I like to think we toured Orlando thoroughly the first time, especially since we were dining at the height of the city’s food revival. At that time, places such as East End Market, Cask & Larder and Pharmacy were in their infancy, still working out the kinks, but that didn’t stop them from serving up tasty food. For the most part, the main goal of our last trip was eating at places that none of the Tampa crew had tried.

ead-orlando-food-crawl-2014 2.0

I think of my two Orlando food crawls as Paul McCartney albums. The first one was like “Band on the Run”, a masterful effort from start to finish. Our most recent one was something of a greatest hits collection. I feel comfortable saying that they were “All the Best.”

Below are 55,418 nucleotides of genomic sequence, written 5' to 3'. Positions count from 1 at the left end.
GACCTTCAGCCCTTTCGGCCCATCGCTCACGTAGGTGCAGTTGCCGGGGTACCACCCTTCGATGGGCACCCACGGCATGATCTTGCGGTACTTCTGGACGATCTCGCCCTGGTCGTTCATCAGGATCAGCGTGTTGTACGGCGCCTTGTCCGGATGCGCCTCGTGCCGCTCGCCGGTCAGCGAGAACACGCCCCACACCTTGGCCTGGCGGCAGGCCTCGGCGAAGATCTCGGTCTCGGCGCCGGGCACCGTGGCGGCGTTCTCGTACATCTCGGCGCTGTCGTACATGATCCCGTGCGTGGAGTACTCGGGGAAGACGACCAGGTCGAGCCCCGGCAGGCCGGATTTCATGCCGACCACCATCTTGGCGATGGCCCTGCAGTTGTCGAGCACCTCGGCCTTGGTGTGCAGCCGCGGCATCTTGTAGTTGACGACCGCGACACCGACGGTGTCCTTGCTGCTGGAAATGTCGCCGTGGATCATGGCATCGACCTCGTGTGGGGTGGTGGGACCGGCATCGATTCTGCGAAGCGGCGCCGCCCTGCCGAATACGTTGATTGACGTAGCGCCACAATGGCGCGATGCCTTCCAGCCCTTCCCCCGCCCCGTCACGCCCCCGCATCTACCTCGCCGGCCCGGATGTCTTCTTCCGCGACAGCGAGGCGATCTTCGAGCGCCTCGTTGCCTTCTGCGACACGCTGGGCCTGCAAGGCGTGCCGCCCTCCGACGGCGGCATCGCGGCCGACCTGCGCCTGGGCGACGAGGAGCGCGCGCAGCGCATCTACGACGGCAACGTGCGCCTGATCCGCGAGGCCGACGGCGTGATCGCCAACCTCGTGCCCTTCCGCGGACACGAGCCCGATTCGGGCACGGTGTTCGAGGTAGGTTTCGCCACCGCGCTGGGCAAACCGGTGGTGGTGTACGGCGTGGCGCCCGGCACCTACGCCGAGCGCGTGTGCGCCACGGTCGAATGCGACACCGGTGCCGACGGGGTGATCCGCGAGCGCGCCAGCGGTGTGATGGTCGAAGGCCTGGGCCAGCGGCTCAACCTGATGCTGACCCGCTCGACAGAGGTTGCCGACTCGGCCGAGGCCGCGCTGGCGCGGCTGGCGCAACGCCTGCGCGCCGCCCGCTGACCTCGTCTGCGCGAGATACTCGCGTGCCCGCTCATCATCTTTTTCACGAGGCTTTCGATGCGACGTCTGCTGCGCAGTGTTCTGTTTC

What would be considered “The Lakeland crew” got a late start. I realize punctuality is important, especially when you’ve got half a dozen full service restaurants to visit. However by 10 AM, our bellies were beginning to grumble, so we swung by The Bread Pedlar for a morning bun to prepare our stomachs. It’s not our fault we happened across a random pincho stand raise up like a phoenix, setting fire to the sun. Or should I say, setting fire to our plans of making it on time to Highball & Harvest to meet the rest of the crew. The pincho pusher told me that it would take 2 minutes, which turned into 20. Finally, with a skewer of BBQ’d Chicken and a couple of Plátano Relleno con Carne hand pies in hand, we finally got out-of-town.